Caselaw

Gideon Alert: Cochise County, Arizona contemplates contract system in light of important State Court decision

BY David Carroll on Tuesday, August 16, 2011 at 1:55 PM

“The insidiousness of overburdening defense counsel is that it can result in concealing from the courts, and particularly the appellate courts, the nature and extent of damage that is done to defendants by their attorneys' excessive caseloads,” declared the Arizona State Supreme Court in State v. Joe U. Smith, 140 Ariz. 355, 681 P.2d 1374 (Ariz. Apr. 4, 1984).  The Smith Court found that the lowest bid system for obtaining indigent defense counsel in Mohave County (Kingman) violated the defendant’s right to due process.  In light of the Smith case, Arizona counties struggle to provide fiscal predictability to the taxpaying public, while ensuring the rights to counsel and due process of each indigent defendant. The Wilcox Range News reported on August 10, 2011 that one county – Cochise County (Bisbee) – is currently considering a proposal to switch from an assigned counsel system paying an hourly rate of $50 to a system paying a “flat fee of $150 per misdemeanor case and $900 per felony case.”

Ruling in Zarabia v. Bradshaw that “[i]t is impermissible for the presiding judge, in wholesale fashion, to transfer the public's constitutional obligation to pay the financial cost of indigent defense to the county's private lawyers,”  the Arizona Supreme Court reaffirmed that the principles expounded in State v. Joe U. Smith were the appropriate standard for gauging the effectiveness of a right to counsel system.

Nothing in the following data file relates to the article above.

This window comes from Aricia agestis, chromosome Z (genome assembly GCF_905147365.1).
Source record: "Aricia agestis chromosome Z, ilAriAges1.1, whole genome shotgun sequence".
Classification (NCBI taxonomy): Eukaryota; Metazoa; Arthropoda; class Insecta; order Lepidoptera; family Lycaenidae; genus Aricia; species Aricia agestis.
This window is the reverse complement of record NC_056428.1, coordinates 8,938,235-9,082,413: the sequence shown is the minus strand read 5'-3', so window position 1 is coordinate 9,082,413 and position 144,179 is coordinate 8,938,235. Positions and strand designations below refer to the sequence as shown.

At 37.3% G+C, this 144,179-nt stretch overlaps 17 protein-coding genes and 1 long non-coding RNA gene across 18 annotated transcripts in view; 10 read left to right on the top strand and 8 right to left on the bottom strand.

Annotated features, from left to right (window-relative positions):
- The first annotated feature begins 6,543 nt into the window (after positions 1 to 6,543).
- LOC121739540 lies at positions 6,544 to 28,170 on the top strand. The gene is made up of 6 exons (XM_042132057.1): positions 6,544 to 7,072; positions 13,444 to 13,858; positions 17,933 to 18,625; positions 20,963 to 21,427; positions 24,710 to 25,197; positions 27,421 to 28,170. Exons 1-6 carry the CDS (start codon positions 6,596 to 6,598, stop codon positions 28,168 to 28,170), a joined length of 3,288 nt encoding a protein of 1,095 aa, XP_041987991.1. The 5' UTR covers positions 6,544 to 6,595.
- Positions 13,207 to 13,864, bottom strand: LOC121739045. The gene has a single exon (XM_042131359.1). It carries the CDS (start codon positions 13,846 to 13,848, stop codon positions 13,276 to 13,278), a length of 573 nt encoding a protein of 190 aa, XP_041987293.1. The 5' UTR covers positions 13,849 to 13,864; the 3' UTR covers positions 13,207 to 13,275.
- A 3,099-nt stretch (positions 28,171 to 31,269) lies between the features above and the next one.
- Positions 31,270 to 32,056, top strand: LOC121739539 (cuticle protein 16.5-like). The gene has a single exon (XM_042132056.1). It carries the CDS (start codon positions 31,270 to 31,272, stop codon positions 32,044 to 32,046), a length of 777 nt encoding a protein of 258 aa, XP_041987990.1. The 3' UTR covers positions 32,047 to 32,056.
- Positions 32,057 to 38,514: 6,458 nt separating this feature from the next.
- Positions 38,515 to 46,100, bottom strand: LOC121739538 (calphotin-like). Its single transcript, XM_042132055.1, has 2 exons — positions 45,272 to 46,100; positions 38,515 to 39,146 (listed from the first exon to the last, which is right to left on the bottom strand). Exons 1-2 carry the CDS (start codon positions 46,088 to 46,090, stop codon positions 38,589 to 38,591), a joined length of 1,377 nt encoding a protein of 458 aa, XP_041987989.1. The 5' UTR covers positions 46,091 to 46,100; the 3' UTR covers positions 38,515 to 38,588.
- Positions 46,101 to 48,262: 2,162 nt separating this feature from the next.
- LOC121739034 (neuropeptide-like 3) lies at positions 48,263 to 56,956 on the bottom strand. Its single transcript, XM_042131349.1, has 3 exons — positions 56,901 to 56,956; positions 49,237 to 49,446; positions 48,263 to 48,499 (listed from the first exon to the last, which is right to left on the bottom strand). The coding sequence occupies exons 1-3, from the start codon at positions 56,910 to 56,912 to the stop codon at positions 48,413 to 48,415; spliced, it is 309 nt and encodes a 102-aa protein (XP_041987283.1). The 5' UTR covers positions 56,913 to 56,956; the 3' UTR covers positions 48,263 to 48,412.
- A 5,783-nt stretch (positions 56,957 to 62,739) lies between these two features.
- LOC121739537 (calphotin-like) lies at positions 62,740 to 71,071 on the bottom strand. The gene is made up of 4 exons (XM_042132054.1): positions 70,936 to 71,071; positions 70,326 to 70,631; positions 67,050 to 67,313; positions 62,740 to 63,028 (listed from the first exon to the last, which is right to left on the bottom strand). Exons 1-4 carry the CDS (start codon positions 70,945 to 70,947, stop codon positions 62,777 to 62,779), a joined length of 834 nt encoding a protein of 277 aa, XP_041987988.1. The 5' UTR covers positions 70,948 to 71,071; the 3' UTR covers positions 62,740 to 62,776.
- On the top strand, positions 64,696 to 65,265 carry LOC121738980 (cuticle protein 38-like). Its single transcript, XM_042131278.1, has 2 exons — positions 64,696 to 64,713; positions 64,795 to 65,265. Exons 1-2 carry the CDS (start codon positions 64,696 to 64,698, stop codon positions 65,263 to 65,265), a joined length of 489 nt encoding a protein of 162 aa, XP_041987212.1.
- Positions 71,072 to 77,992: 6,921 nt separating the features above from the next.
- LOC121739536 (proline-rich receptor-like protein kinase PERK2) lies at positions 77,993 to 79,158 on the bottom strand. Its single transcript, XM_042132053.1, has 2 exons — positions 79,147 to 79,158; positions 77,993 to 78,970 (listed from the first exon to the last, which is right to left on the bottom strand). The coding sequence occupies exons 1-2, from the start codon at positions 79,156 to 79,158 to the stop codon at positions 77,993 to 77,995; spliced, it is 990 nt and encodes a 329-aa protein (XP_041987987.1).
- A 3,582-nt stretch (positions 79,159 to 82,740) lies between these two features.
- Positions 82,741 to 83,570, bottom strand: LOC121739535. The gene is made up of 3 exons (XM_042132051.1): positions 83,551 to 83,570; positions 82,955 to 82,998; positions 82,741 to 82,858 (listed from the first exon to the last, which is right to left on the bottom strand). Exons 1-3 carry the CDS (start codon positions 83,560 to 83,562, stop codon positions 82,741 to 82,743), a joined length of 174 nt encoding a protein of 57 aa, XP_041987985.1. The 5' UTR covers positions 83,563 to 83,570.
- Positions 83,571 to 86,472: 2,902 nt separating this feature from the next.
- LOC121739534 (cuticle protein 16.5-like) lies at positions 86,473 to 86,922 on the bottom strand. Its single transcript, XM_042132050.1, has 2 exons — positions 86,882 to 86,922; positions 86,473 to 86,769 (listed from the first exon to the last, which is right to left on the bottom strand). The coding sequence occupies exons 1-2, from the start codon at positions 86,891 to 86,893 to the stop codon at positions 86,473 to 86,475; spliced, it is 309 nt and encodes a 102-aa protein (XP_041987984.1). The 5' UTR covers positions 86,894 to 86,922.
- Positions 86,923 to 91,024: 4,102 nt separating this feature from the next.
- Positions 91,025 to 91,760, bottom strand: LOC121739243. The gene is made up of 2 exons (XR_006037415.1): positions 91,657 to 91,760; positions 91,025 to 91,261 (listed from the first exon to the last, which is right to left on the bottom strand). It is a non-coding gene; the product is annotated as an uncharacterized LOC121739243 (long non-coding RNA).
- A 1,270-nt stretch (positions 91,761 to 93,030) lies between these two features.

Author/Organization: Arizona Supreme Court
Publication Date: 1996

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In finding that the lowest bid system for obtaining indigent defense counsel in Mohave County (Kingman) violated the defendant’s right to due process and right to counsel under Arizona and U.S. Constitutions, the state supreme court wrote: “The insidiousness of overburdening defense counsel is that it can result in concealing from the courts, and particularly the appellate courts, the nature and extent of damage that is done to defendants by their attorneys' excessive caseloads.”

Author/Organization: Arizona Supreme Court
Publication Date: 1984

Items contained in the NLADA Library do not and are not meant to constitute advice of any kind. Content in the NLADA Library is contributed by users. If you believe this material infringes your or any other person’s copyright or if you feel that the material is inappropriate, please report this to NLADA Staff by clicking below.

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Mississippi has 82 counties and a statewide population estimated in 2009 at roughly 2.95 million. The felony trial courts are structured through 22 Circuit Court districts, with each comprising multiple counties.  As the NAACP-LDF so succinctly stated, with the exception of death penalty cases and felony appeals (since 2005), “the State of Mississippi does not contribute one dollar towards the representation of poor defendants. Instead, it requires counties to shoulder the full obligation of providing lawyers for the poor.”

Author/Organization: Phyllis E. Mann
Publication Date: 2010